People with borderline personality disorder have intense anger and temper tantrums and often end up in fights, said Dr. Suzanne Murray, assistant training director and psychiatric care doctor at the University of Washington. They have sharp mood swings and are suicidal.
There’s no cure, but certain types of behavioral therapy aimed at coping with stress and anger makes patients less dangerous to themselves, Murray said. Medication is not as effective, she said.
Sex abuse can be a catalyst for the borderline personality disorder, Murray said.
Pete Mabey, a chemist for Weyerhaeuser Co. in Longview, said he’s not surprised his daughter had problems with self esteem. He suffers from post-traumatic stress disorder, which he feels was brought on by his Marine service in Vietnam.
However, he said, his college and military background gave him tools to cope.
As for Ginger, “All she had was her kindness.”
Despite her problems, Ginger briefly held down jobs. Her mom said she was assistant manager of an apartment complex in Vancouver, and in her early 20s she moved to Utah for the sunny climate. She underwent treatment for her mental illness, but she nearly killed herself by taking a drug overdose, her mother said.
Mary Ann Mabey remembers her daughter describing her mental anguish.
“I’ve spent many nights with her, crying and sobbing (and asking) ‘Why can’t I just be normal,’ ” said Mary Ann Mabey,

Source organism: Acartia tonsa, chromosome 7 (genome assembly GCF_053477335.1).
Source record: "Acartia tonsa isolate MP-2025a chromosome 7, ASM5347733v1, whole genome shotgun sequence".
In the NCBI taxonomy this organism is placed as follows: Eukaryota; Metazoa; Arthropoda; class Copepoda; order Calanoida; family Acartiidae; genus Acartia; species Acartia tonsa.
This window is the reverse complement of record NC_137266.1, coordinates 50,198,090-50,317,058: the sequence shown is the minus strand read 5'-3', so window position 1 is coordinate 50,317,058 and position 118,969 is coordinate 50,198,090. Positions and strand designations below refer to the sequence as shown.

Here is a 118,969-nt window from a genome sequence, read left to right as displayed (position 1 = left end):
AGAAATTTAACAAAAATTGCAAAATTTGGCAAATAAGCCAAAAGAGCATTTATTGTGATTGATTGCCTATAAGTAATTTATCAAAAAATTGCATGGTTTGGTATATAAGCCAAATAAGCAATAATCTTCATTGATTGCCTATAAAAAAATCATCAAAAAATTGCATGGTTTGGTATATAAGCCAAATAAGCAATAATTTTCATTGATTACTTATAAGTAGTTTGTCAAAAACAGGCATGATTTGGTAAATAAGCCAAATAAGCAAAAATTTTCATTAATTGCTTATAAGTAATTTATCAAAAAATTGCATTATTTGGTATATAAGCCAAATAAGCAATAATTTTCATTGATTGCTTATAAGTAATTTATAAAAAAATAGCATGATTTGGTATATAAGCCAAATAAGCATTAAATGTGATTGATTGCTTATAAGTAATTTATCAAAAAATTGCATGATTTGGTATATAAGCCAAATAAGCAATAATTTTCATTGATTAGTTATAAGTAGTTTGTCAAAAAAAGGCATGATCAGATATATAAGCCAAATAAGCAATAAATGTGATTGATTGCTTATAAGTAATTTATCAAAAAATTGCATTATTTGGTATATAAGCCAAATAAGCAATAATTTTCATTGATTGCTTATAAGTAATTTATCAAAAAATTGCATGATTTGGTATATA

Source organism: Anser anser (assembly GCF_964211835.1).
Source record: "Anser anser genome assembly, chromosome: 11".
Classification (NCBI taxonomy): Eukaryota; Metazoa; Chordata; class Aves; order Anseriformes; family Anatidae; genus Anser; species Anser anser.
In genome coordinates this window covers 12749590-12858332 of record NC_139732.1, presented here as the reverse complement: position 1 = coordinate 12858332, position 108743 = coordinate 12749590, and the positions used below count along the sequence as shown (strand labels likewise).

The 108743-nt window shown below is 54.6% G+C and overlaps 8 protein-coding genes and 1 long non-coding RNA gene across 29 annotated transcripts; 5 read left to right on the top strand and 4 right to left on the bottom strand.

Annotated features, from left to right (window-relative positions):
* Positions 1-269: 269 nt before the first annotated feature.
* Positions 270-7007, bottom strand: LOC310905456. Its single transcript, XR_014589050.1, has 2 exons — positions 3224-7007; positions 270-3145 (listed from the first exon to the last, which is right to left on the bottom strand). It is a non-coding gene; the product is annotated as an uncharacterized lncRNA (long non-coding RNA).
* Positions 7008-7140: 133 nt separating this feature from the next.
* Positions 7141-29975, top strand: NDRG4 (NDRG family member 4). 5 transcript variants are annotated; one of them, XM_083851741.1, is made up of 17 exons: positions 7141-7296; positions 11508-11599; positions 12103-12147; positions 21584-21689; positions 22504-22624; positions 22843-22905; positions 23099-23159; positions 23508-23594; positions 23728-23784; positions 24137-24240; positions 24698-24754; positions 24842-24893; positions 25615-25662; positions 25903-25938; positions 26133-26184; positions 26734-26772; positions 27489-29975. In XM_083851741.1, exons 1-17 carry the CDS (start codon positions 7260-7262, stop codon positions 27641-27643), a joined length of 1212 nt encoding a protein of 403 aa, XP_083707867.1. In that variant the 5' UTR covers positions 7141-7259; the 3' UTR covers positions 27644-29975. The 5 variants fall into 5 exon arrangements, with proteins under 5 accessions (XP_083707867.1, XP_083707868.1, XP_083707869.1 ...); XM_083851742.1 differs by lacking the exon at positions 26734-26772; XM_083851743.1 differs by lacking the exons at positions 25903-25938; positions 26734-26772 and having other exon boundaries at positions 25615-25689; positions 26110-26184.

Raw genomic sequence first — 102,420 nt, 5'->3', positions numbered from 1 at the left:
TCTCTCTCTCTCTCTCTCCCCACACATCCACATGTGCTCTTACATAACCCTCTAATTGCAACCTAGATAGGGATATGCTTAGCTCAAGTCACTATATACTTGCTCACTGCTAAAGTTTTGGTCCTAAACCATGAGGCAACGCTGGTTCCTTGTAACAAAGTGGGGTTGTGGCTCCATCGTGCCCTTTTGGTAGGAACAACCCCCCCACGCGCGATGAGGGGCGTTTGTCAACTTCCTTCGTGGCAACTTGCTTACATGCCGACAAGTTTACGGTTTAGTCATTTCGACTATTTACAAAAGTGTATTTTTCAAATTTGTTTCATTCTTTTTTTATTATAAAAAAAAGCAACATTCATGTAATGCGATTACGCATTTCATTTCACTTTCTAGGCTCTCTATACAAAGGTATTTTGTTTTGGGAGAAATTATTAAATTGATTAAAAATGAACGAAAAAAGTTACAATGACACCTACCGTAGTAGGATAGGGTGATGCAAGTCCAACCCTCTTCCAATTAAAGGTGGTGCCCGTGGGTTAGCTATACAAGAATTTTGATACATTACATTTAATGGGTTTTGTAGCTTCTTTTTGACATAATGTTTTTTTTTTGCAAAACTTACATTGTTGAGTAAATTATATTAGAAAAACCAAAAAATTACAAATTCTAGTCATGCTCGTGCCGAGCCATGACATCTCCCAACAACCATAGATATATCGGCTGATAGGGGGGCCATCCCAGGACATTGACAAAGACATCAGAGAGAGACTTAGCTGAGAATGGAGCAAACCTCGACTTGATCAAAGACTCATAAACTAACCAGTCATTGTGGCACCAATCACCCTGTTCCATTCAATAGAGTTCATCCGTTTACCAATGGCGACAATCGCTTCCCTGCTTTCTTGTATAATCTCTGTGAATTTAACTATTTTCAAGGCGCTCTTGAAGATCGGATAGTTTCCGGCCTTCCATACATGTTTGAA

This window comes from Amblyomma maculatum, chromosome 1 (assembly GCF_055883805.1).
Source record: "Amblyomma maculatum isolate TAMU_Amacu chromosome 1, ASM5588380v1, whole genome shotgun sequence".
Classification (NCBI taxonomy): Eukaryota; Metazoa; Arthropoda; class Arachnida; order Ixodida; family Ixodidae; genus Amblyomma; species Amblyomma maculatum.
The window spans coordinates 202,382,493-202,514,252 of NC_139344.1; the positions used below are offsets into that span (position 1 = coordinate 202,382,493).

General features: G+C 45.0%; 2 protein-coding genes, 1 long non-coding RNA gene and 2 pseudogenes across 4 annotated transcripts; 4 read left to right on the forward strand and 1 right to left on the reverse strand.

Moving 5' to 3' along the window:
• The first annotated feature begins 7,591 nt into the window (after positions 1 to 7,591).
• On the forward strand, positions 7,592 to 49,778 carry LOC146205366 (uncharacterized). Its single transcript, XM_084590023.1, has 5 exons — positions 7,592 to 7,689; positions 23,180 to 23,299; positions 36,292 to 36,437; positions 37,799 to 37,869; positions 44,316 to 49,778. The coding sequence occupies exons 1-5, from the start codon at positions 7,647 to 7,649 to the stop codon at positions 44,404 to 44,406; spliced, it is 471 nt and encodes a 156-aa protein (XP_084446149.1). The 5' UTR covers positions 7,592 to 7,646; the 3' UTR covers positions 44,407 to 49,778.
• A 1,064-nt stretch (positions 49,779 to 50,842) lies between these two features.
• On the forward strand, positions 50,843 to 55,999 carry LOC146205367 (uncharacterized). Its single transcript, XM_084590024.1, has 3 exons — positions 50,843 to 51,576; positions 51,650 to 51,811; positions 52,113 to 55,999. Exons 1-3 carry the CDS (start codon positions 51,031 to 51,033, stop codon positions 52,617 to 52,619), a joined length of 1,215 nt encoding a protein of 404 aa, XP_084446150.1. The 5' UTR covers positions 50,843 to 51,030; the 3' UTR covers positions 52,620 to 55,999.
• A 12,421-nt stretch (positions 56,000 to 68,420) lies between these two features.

Other than share her daughter’s pain, all Mary Ann Mabey could do was “reach out and be loving and kind.”
She said Ginger often became discouraged with her illness. She tried different medications, but they didn’t quell the self-critical voices that ran like a tape recorder over and over in her head.
Getting steady treatment for mental illness isn’t always a matter the family can control, the Mabeys said. A family member may end up in the emergency room and then psychiatric ward for a time if they willingly commit themselves. But committing an adult against their will is difficult, Mabey said.
At the end, Ginger told her mother that she was being taken over inside. That scared the family, but they didn’t know what to do other than care for Mariah at times and just be on alert, although psychologists say the majority of people who suffer from borderline personality disorder don’t kill.
Mariah often stayed with her grandparents, especially when Ginger experienced difficulties or changed medication. Mariah would call her grandparents when her mother felt sick, was edgy or cried. The little red-headed girl, whose nickname was Buttercup, kept her grandparents’ phone number inside her shoe. The grandparents kept her for weeks, took her to school and knew every routine.